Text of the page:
By: Katherine Hulit
A lot of our work at WordLab involves writing press releases. A press release is a statement issued by an organization or individual sent to directly to the media to provide information or issue an official statement. As I often do, I got to thinking: Who was the first person to write a press release?
Luckily, we live in the age of information, and a quick Google search yielded the results I was looking for. The first press release was written by Ivy Lee, the father of modern public relations. Lee represented many major railroad companies during the early 20th century. Railroad travel was not as safe as it is today, and trains would often get into major accidents, sometimes resulting in large numbers of passenger deaths. That’s where Lee came in, to manage the crisis communications for these major railroads. And it was during one of these crises that the first-ever press release was born.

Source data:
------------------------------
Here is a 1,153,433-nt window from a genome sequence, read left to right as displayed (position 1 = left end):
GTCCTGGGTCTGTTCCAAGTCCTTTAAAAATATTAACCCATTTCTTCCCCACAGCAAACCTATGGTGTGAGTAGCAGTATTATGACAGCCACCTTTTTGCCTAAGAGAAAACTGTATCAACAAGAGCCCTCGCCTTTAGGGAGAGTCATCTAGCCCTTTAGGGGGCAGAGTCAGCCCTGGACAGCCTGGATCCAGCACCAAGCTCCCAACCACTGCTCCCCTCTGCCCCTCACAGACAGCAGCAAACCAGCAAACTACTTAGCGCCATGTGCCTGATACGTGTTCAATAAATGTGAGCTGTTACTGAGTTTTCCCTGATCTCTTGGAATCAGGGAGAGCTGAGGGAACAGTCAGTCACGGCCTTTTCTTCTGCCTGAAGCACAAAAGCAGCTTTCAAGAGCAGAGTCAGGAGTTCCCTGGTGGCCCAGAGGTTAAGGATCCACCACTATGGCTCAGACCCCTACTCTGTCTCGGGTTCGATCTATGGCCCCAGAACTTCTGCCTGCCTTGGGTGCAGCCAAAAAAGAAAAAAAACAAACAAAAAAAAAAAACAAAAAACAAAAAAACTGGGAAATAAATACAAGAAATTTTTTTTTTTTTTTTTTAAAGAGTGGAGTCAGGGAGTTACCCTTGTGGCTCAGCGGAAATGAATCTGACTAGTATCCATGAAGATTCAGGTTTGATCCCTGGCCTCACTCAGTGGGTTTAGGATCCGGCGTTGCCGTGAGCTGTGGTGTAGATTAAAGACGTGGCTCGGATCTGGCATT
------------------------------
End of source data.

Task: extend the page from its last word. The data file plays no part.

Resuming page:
In 1906 a passenger train on the Pennsylvania Railroad derailed off a bridge in Atlantic City, causing over 50 deaths. It was a common practice during that era to try to cover up tragedies and accidents, but Lee decided to take a different route and be transparent about the details of the incident. He called a press conference and invited the press to come down and look at the crash themselves. Lee also wrote and released statement on behalf of the Pennsylvania Railroad containing all the basic facts of the accident, to ensure that accurate news was reported.
Part of what made Ivy Lee such a savvy public relations strategist was his background as a journalist. A former New York Times reporter, he knew that a good journalist would get the story no matter what. By issuing press releases and calling press conferences, organizations can gain some control of their narrative in the media.
While seemly commonplace now, this proactive approach to message management was revolutionary at the time and set the foundation for the entire public relations industry. Learning the history of the press release has helped connect me to a larger legacy of public relations. Much like Ivy Lee did when he wrote the first press release, the staff at WordLab tackle challenges from a new perspective allowing our clients stories to be expressed in innovative ways.